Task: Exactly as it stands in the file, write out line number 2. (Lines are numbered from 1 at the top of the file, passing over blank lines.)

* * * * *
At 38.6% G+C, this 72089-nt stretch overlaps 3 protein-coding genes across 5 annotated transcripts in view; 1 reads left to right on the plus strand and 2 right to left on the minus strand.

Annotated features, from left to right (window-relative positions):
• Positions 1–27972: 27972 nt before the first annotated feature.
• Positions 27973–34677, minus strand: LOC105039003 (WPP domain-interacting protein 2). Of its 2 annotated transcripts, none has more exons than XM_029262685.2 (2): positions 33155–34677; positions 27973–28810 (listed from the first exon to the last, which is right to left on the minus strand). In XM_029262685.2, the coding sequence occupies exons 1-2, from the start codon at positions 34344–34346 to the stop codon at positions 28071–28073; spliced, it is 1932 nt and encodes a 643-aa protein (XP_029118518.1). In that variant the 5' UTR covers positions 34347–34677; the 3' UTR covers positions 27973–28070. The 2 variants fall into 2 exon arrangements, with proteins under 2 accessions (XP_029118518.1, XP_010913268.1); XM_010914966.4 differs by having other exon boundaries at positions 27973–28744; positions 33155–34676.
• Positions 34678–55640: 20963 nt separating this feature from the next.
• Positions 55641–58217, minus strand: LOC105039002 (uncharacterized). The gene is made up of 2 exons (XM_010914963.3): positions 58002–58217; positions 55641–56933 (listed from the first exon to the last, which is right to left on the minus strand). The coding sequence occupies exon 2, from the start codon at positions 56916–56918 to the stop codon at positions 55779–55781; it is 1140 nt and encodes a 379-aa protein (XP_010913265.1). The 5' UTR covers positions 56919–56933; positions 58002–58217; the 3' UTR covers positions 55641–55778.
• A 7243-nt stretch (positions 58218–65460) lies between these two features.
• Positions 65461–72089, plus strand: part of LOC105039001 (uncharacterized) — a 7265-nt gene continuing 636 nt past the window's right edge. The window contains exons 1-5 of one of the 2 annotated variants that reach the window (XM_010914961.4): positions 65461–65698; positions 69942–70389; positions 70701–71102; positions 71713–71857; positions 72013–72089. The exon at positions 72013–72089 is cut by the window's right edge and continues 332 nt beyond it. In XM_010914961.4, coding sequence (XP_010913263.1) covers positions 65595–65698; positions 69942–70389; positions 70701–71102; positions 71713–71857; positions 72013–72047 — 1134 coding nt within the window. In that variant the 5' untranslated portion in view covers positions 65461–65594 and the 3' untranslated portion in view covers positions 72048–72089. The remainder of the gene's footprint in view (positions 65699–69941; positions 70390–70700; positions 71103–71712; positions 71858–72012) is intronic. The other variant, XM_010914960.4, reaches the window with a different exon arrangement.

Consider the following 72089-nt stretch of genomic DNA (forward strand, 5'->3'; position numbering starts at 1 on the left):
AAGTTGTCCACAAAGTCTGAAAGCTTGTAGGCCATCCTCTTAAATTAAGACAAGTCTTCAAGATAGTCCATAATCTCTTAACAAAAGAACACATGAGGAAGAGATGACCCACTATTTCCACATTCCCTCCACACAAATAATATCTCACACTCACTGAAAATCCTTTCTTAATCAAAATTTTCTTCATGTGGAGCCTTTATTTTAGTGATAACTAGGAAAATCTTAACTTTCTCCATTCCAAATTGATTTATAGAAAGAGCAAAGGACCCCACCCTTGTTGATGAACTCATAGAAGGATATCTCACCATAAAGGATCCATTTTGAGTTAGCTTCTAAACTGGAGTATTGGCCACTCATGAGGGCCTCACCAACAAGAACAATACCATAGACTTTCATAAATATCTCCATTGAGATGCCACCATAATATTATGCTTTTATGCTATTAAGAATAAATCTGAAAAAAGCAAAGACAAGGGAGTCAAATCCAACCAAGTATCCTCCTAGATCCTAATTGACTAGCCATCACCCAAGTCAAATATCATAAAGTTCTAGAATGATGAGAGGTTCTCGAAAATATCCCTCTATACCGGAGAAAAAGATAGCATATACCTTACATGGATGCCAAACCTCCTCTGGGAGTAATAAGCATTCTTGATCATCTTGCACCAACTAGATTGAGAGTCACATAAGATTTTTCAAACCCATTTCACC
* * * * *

Annotated features, from left to right (window-relative positions):